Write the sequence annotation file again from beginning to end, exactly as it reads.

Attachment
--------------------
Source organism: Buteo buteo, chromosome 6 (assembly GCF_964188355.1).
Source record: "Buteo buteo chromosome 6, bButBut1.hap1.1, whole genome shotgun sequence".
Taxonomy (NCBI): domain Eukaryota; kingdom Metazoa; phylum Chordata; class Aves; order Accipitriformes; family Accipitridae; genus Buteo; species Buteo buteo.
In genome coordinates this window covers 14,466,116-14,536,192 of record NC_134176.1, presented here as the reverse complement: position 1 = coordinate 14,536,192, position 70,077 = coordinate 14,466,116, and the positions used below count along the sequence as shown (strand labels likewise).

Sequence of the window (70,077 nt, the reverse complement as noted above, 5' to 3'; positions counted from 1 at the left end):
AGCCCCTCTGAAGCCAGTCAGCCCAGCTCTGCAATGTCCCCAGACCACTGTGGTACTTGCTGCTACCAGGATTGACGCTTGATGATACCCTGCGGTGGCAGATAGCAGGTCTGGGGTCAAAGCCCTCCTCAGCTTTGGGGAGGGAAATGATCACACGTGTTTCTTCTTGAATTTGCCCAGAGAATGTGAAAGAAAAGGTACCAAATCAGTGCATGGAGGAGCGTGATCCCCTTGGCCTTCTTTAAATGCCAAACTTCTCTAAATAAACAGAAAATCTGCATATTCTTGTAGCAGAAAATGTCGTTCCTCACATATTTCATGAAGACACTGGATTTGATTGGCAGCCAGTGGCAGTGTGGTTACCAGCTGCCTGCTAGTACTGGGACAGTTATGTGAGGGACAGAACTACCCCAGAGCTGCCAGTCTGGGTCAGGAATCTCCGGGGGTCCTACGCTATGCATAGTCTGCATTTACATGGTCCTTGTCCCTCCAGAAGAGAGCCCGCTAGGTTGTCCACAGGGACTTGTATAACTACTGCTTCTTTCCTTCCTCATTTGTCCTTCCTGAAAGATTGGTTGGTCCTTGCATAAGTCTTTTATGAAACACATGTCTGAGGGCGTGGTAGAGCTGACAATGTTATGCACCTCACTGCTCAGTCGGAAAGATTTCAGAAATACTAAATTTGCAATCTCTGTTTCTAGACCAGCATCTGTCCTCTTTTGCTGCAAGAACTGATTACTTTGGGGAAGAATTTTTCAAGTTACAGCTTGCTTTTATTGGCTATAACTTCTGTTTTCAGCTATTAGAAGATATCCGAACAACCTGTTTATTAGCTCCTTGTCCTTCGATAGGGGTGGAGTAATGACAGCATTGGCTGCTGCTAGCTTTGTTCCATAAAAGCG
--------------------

Source organism: Buteo buteo, chromosome 6 (assembly GCF_964188355.1).
Source record: "Buteo buteo chromosome 6, bButBut1.hap1.1, whole genome shotgun sequence".
Taxonomy (NCBI): domain Eukaryota; kingdom Metazoa; phylum Chordata; class Aves; order Accipitriformes; family Accipitridae; genus Buteo; species Buteo buteo.
In genome coordinates this window covers 14,466,116-14,536,192 of record NC_134176.1, presented here as the reverse complement: position 1 = coordinate 14,536,192, position 70,077 = coordinate 14,466,116, and the positions used below count along the sequence as shown (strand labels likewise).

Sequence of the window (70,077 nt, the reverse complement as noted above, 5' to 3'; positions counted from 1 at the left end):
AGCCCCTCTGAAGCCAGTCAGCCCAGCTCTGCAATGTCCCCAGACCACTGTGGTACTTGCTGCTACCAGGATTGACGCTTGATGATACCCTGCGGTGGCAGATAGCAGGTCTGGGGTCAAAGCCCTCCTCAGCTTTGGGGAGGGAAATGATCACACGTGTTTCTTCTTGAATTTGCCCAGAGAATGTGAAAGAAAAGGTACCAAATCAGTGCATGGAGGAGCGTGATCCCCTTGGCCTTCTTTAAATGCCAAACTTCTCTAAATAAACAGAAAATCTGCATATTCTTGTAGCAGAAAATGTCGTTCCTCACATATTTCATGAAGACACTGGATTTGATTGGCAGCCAGTGGCAGTGTGGTTACCAGCTGCCTGCTAGTACTGGGACAGTTATGTGAGGGACAGAACTACCCCAGAGCTGCCAGTCTGGGTCAGGAATCTCCGGGGGTCCTACGCTATGCATAGTCTGCATTTACATGGTCCTTGTCCCTCCAGAAGAGAGCCCGCTAGGTTGTCCACAGGGACTTGTATAACTACTGCTTCTTTCCTTCCTCATTTGTCCTTCCTGAAAGATTGGTTGGTCCTTGCATAAGTCTTTTATGAAACACATGTCTGAGGGCGTGGTAGAGCTGACAATGTTATGCACCTCACTGCTCAGTCGGAAAGATTTCAGAAATACTAAATTTGCAATCTCTGTTTCTAGACCAGCATCTGTCCTCTTTTGCTGCAAGAACTGATTACTTTGGGGAAGAATTTTTCAAGTTACAGCTTGCTTTTATTGGCTATAACTTCTGTTTTCAGCTATTAGAAGATATCCGAACAACCTGTTTATTAGCTCCTTGTCCTTCGATAGGGGTGGAGTAATGACAGCATTGGCTGCTGCTAGCTTTGTTCCATAAAAGCG